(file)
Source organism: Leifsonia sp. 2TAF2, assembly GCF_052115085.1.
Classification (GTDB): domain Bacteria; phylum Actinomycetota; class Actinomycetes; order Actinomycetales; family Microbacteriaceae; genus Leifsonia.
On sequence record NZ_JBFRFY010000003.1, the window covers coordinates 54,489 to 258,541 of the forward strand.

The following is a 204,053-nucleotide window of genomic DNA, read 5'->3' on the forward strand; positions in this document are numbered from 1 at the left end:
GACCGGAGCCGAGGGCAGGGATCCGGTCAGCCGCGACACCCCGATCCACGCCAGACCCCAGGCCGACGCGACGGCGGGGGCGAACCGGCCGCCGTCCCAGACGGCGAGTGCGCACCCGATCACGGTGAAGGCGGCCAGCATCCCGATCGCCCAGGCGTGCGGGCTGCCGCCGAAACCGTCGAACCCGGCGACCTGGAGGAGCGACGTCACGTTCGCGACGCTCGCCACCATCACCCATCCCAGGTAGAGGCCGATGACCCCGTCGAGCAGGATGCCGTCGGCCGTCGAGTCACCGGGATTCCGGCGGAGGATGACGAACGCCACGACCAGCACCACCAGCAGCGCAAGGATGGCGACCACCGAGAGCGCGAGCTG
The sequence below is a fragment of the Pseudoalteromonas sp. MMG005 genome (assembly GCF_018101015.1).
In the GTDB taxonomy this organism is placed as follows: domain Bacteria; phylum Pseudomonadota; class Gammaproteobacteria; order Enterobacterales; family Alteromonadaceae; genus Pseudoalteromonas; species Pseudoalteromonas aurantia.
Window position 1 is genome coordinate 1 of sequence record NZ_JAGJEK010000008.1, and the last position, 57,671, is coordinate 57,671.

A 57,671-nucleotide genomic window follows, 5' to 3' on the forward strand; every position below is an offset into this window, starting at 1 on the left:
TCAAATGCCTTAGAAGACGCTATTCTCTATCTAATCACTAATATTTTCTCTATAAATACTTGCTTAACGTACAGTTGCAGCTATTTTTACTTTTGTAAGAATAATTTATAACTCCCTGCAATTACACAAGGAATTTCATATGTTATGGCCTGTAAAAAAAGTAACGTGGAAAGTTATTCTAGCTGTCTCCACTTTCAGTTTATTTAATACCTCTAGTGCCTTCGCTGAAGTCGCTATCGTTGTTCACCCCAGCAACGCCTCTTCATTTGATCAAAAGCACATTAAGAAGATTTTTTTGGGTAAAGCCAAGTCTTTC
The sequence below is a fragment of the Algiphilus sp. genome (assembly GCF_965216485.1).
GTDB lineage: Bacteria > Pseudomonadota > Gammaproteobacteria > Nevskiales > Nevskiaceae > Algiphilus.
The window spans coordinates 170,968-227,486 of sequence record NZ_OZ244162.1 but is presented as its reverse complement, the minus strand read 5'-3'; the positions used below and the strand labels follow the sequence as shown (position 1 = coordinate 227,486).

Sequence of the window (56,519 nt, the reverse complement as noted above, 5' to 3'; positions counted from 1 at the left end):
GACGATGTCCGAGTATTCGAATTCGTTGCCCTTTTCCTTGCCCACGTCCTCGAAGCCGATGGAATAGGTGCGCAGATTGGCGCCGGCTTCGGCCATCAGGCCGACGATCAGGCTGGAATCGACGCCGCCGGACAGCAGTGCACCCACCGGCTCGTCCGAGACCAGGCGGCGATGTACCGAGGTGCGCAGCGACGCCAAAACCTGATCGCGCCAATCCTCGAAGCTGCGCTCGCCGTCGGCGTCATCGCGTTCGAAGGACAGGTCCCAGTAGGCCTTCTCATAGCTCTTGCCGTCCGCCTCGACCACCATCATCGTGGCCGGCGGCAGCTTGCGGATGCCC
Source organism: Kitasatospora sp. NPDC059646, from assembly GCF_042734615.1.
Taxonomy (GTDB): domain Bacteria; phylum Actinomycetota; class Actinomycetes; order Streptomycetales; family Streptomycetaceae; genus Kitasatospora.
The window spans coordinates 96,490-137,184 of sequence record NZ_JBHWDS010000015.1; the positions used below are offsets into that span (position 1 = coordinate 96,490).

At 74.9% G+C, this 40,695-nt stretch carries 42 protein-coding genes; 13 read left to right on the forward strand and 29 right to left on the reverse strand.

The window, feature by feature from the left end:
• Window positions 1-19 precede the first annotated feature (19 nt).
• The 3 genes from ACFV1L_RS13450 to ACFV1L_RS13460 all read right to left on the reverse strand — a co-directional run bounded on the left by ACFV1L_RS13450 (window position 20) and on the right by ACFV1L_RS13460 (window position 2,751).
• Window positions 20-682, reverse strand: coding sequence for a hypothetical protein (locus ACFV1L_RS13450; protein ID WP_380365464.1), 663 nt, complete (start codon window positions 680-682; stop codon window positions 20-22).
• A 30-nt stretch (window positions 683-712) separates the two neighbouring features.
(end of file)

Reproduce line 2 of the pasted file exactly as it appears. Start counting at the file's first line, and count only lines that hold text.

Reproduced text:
Classification (GTDB): domain Bacteria; phylum Actinomycetota; class Actinomycetes; order Actinomycetales; family Microbacteriaceae; genus Leifsonia.